Then I felt a deep sorrow because I know that on that day of June 6 th, 1944, when you jumped into the cold black night on the Normandy beach, you must have been terrified. Terrified before the unknown, terrified at the thought of never seeing your family again, of loosing your army companions, of being alone, of death itself. Nevertheless, you survived that historic night and fought for two long days, before you fell on June 8 th.
I wonder how were the last moments of your life, with who you were. From the bottom of my heart, I hope that you were not alone. Because I know that your comrade-in-arms must have done everything to protect you, reassure you and comfort you.
I read the letters that were addressed to your parents when you passed away and realized that you were very much appreciated by your army companions.
Before I leave John, I would like to tell you how much I am aware that your ultimate sacrifice and the one of thousand of men like you has allowed me and all of us, to live in a land of freedom and peace.
For all of this, I am sincerely grateful. So, I promise you that every time I will travel to Normandy, I will come visit you to honor your memory. I will lay my hand on your white cross, so that youare not alone in the dark anymore. I will keep your memory alive in my heart and I will never forget what you have done for me, for our liberty, for all of us.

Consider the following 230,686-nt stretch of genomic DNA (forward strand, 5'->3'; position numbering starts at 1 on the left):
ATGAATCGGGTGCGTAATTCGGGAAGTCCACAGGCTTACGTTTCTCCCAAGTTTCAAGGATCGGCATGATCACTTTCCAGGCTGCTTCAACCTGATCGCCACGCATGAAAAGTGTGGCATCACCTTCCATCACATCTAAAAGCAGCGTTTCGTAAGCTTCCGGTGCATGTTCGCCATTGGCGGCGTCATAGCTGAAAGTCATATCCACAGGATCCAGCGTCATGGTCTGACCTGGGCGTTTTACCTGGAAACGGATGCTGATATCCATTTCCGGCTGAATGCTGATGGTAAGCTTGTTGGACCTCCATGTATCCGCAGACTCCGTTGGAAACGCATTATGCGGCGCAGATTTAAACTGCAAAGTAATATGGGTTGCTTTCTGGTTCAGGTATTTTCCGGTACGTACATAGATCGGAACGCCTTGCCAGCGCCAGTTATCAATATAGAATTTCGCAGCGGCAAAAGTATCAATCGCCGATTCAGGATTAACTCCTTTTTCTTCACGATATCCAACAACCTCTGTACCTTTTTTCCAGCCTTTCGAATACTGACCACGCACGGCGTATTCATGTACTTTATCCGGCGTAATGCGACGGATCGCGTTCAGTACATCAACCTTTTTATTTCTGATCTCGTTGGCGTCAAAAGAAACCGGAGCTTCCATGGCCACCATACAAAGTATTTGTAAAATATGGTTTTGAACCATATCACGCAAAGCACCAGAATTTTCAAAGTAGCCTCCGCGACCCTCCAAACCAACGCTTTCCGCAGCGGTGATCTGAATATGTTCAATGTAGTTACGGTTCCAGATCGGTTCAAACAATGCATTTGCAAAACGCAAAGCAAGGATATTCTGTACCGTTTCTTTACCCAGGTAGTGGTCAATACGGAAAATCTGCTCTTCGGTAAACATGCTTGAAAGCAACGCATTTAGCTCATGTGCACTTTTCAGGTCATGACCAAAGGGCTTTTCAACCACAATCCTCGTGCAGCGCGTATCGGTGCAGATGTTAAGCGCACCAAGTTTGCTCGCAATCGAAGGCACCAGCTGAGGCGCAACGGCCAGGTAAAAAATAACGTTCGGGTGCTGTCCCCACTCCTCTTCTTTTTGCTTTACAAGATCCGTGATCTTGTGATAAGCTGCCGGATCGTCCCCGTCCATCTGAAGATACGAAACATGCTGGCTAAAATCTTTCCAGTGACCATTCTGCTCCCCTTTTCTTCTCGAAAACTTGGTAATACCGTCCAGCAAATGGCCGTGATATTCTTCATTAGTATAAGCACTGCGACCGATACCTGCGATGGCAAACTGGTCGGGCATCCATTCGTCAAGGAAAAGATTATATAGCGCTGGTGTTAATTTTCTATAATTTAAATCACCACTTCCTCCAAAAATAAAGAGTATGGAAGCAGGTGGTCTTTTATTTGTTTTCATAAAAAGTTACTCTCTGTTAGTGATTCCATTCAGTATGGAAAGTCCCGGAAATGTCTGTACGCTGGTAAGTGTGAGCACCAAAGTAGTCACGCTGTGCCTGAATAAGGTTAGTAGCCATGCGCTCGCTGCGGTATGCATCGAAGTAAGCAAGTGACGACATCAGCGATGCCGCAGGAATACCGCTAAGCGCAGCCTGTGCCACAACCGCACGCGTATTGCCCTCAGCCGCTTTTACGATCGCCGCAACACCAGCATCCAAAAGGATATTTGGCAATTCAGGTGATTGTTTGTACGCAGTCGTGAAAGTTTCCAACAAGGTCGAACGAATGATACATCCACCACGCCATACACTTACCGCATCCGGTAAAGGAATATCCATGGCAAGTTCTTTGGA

See you soon and may god bless you.
The average age of the soldiers buried in the American Cemetery is 24 years.
The families of 60% of the 30,000 American soldiers killed during Operation Overlord decided to have the bodies of their loved ones repatriated. Others, like John Daum's mother, did not bring the body of her son back to the United States "because a neighbor had brought her son home for burial and it was like losing him all over again....Plus, Bud [John] was resting where they had buried him."
John's body is buried in Plot F, Row 23, Grave 42 in the American Cemetery in Normandy.
While it's distressing to see the graves of so many young men, the American Cemetery and Memorial is a beautiful tribute to the soldiers who lost their lives. If you're going to visit Normandy, be sure to schedule enough time to see the excellent exhibits in the Visitor Center, to walk through the cemetery, and to watch the film, Letters. Free guided tours are offered in English at 11:00 a.m. and 2:00 p.m. during the summer and at 2:00 p.m. during the winter. For additional information, please visit the official website of the American Battle Monuments Commission.
The reflecting pool overlooking Omaha Beach at the Visitor Center at the American Cemetery in Normandy
The view of Omaha Beach from the American Cemetery in Normandy
Our tour guide telling us about the divisions that landed on Utah, Omaha, Gold, Juno and Sword Beaches
Lines of Latin Crosses at the American Cemetery with Omaha Beach and the English Channel in the background
Statue symbolizing the spirit of American youth rising from the sea at the American Cemetery